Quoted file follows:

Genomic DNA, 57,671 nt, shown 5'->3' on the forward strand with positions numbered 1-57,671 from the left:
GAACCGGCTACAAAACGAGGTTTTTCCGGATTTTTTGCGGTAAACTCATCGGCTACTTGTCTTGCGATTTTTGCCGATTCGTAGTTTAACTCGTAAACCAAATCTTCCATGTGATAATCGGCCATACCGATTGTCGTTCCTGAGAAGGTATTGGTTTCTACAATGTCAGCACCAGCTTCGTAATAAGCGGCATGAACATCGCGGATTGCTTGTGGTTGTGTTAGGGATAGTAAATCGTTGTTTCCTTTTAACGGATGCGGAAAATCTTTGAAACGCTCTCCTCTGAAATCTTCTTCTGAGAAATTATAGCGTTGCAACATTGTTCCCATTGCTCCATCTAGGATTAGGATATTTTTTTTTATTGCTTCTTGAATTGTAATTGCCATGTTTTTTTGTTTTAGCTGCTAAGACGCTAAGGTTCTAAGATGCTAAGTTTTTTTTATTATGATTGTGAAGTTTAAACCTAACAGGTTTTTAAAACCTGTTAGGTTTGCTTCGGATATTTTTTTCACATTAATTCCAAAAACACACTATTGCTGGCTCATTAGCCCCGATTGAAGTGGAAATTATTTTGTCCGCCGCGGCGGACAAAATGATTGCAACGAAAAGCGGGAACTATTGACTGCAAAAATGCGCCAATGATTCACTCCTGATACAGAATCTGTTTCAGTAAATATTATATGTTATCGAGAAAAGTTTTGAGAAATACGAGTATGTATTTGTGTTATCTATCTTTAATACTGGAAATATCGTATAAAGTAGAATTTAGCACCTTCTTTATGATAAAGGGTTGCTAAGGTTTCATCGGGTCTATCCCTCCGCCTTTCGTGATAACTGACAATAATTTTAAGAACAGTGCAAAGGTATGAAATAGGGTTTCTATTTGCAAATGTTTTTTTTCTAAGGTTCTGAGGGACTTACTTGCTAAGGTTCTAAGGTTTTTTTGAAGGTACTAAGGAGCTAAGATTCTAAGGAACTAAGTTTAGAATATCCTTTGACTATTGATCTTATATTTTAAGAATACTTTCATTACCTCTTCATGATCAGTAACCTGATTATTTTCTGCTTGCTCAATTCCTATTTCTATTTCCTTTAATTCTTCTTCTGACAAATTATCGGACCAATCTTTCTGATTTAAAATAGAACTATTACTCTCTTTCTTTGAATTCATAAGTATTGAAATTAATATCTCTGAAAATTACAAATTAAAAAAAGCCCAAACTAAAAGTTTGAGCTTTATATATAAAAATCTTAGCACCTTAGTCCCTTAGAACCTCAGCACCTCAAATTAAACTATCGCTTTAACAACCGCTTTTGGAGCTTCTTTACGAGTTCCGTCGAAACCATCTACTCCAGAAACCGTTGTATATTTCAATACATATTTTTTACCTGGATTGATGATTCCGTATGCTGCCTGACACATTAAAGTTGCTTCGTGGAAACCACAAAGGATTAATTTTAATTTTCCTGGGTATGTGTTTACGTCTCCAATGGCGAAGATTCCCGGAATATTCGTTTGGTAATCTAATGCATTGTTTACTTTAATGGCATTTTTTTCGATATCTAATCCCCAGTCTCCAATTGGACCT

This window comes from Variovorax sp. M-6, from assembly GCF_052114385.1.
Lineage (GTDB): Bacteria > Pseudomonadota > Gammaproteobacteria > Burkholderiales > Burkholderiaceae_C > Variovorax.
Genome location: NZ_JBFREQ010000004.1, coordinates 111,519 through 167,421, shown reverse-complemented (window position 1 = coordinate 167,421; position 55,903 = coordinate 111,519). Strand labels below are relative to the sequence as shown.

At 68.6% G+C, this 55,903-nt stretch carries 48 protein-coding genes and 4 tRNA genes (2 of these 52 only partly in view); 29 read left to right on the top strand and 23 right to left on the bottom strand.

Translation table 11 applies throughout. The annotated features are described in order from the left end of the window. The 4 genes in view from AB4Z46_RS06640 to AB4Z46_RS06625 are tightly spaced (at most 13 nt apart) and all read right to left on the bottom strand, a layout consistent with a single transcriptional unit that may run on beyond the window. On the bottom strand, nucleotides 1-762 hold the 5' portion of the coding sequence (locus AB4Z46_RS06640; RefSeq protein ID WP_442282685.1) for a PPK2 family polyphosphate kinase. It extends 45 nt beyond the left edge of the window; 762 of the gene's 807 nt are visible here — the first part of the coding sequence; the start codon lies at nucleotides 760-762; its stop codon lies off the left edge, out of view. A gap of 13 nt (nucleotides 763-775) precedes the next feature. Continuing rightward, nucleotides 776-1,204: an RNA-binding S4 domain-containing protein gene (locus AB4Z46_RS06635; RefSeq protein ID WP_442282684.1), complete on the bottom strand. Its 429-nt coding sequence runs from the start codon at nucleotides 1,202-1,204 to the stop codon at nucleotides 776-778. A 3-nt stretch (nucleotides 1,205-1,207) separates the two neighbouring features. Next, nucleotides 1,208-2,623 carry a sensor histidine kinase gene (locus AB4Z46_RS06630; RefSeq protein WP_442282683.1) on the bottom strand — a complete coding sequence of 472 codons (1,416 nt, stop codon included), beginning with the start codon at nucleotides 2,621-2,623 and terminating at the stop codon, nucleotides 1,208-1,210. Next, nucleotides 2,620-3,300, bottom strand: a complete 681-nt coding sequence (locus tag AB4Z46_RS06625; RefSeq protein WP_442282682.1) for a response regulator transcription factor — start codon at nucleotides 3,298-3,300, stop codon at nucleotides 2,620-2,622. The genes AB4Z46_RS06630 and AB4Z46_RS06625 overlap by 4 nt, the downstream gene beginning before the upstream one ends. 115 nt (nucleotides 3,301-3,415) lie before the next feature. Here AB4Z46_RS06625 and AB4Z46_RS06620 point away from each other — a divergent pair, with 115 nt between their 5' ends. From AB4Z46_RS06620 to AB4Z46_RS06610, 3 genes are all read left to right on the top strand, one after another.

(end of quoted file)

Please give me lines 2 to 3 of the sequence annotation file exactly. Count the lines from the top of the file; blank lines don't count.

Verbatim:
GAACCGGCTACAAAACGAGGTTTTTCCGGATTTTTTGCGGTAAACTCATCGGCTACTTGTCTTGCGATTTTTGCCGATTCGTAGTTTAACTCGTAAACCAAATCTTCCATGTGATAATCGGCCATACCGATTGTCGTTCCTGAGAAGGTATTGGTTTCTACAATGTCAGCACCAGCTTCGTAATAAGCGGCATGAACATCGCGGATTGCTTGTGGTTGTGTTAGGGATAGTAAATCGTTGTTTCCTTTTAACGGATGCGGAAAATCTTTGAAACGCTCTCCTCTGAAATCTTCTTCTGAGAAATTATAGCGTTGCAACATTGTTCCCATTGCTCCATCTAGGATTAGGATATTTTTTTTTATTGCTTCTTGAATTGTAATTGCCATGTTTTTTTGTTTTAGCTGCTAAGACGCTAAGGTTCTAAGATGCTAAGTTTTTTTTATTATGATTGTGAAGTTTAAACCTAACAGGTTTTTAAAACCTGTTAGGTTTGCTTCGGATATTTTTTTCACATTAATTCCAAAAACACACTATTGCTGGCTCATTAGCCCCGATTGAAGTGGAAATTATTTTGTCCGCCGCGGCGGACAAAATGATTGCAACGAAAAGCGGGAACTATTGACTGCAAAAATGCGCCAATGATTCACTCCTGATACAGAATCTGTTTCAGTAAATATTATATGTTATCGAGAAAAGTTTTGAGAAATACGAGTATGTATTTGTGTTATCTATCTTTAATACTGGAAATATCGTATAAAGTAGAATTTAGCACCTTCTTTATGATAAAGGGTTGCTAAGGTTTCATCGGGTCTATCCCTCCGCCTTTCGTGATAACTGACAATAATTTTAAGAACAGTGCAAAGGTATGAAATAGGGTTTCTATTTGCAAATGTTTTTTTTCTAAGGTTCTGAGGGACTTACTTGCTAAGGTTCTAAGGTTTTTTTGAAGGTACTAAGGAGCTAAGATTCTAAGGAACTAAGTTTAGAATATCCTTTGACTATTGATCTTATATTTTAAGAATACTTTCATTACCTCTTCATGATCAGTAACCTGATTATTTTCTGCTTGCTCAATTCCTATTTCTATTTCCTTTAATTCTTCTTCTGACAAATTATCGGACCAATCTTTCTGATTTAAAATAGAACTATTACTCTCTTTCTTTGAATTCATAAGTATTGAAATTAATATCTCTGAAAATTACAAATTAAAAAAAGCCCAAACTAAAAGTTTGAGCTTTATATATAAAAATCTTAGCACCTTAGTCCCTTAGAACCTCAGCACCTCAAATTAAACTATCGCTTTAACAACCGCTTTTGGAGCTTCTTTACGAGTTCCGTCGAAACCATCTACTCCAGAAACCGTTGTATATTTCAATACATATTTTTTACCTGGATTGATGATTCCGTATGCTGCCTGACACATTAAAGTTGCTTCGTGGAAACCACAAAGGATTAATTTTAATTTTCCTGGGTATGTGTTTACGTCTCCAATGGCGAAGATTCCCGGAATATTCGTTTGGTAATCTAATGCATTGTTTACTTTAATGGCATTTTTTTCGATATCTAATCCCCAGTCTCCAATTGGACCT

This window comes from Variovorax sp. M-6, from assembly GCF_052114385.1.